With its third annual winter concert, the University of Kentucky dance program will again aim to showcase the skills and capabilities of its student dancers in hopes of entertaining and captivating an audience.
For the people who come out to these shows, the experience tends to last for the duration of the performance. For the dancers, shows like these are not just the result of hard work and a showcase of talent; they are also a giant step in what they hope will be a promising career.
"I think we're really finding our mission with this new dance minor program," said Susan Thiel, assistant professor of theater and director of dance at UK. "We're creating dance artists who we hope continue this type of work."
The dance program's winter concert, (Re)Actions, Friday through Sunday at UK's Guignol Theatre, will feature a wide spectrum of modern dance with the help of five choreographers.
Sign Up and Save
Get six months of free digital access to the Lexington Herald-Leader
One work likely to be familiar to modern dance fans will be the performance of Gus Giordano's iconic work Sing, Sing, Sing. Giordano is often referred to as the godfather of jazz dance, and his 1983 work comes to Lexington thanks to his daughter, Nan Giordano, the artistic director of Giordano Dance Chicago.
She restaged Sing, Sing, Sing for UK students in November, and everyone involved in the production quickly learned the value of precision.
"It's such a stylish piece where every finger, head movement, elbow needs to be in a certain spot. It's really them dancing as an ensemble, as one group," Thiel said. "It offers the community of the University of Kentucky the chance to view a classic."
The other four choreographers involved in (Re)Actions brought their own styles and sensibilities to the concert and its dancers.
Guest artist Theresa Bautista's Don't Dare brought an almost therapeutic process to students. Her piece's vignettes and images are inspired by the dancers' shared stories and the vulnerability that often comes with uncertainty when pursing a dream.
"There's a lot of discussion, some tears about their past, their anxiety of where they're going and about the future," Thiel said. "It's really them in this work."
Whereas Bautista focuses on the dancers, the contribution of Stephanie Harris, a Lexington choreographer and executive director of the Lexington Art League, focuses on the symbolism of the white crane. The work features an art installation with nearly 700 origami birds that the dancers folded by hand and that will inform the action and physicality of the dancers' movements.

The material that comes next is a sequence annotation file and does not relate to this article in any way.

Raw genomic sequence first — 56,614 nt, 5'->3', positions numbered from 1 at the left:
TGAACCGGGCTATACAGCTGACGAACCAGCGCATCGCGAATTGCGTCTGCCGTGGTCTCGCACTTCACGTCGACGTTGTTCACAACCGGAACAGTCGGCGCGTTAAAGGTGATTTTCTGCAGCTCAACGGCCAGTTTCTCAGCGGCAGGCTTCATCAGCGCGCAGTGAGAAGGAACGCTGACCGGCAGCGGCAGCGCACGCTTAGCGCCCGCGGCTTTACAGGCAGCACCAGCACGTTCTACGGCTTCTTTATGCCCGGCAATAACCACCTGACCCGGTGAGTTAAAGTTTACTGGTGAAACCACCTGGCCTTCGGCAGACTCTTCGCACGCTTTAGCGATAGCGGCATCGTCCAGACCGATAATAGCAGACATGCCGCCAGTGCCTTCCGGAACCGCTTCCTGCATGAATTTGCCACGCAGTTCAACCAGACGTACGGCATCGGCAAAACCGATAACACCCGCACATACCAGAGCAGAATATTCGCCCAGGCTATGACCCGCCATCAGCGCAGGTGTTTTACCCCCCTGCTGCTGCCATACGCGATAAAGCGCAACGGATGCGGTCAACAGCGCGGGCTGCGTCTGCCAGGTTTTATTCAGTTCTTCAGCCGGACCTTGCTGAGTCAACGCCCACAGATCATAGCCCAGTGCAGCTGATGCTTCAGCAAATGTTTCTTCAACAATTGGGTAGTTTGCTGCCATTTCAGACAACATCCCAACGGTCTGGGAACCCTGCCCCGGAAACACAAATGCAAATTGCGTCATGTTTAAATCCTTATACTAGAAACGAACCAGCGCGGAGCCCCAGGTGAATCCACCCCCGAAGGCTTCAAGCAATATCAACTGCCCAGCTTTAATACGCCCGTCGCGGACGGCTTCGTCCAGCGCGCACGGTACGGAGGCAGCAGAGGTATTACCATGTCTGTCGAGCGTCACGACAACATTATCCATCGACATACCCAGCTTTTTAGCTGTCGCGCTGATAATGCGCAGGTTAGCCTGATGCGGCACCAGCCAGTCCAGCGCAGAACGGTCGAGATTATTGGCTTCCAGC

Visiting lecturer Ariella Brown's latest work, Drawn and Quartered, is a quartet of two male and two female dancers.
Thiel's contribution will involve eight dancers in a piece examining the importance of knowing what parts of life should be remembered and cherished, and what parts need to be let go.
It's unusual to see five varied works at this year's dance concert, but Megan Jellison, a senior dance student at UK who is featured in four of the pieces, says it allows for her and her fellow dancers to learn from working with skilled, distinctive choreographers.
"Every piece is just so beautiful and different," Jellison said. "Seeing the performers I've been working with grow during our creative processes, I already see a huge improvement in all of them, especially the freshmen. I think it's going to be good."
Thiel says the varied styles of the choreographers can only help the students.
"We have very different ways of working, but I think that's important," she said. "It's really a great knowledge base for our students. ... Now, they can draw from this interesting toolbox of ideas."
Nancy Jones, chairwoman of UK's theater department, said she is impressed by the caliber of performance of the student dancers. And Jellison says audiences who have seen the UK dance program's previous concerts will witness proof that the program has taken another leap forward.
"This concert is by far the best one we've had," she said. "They won't be expecting this."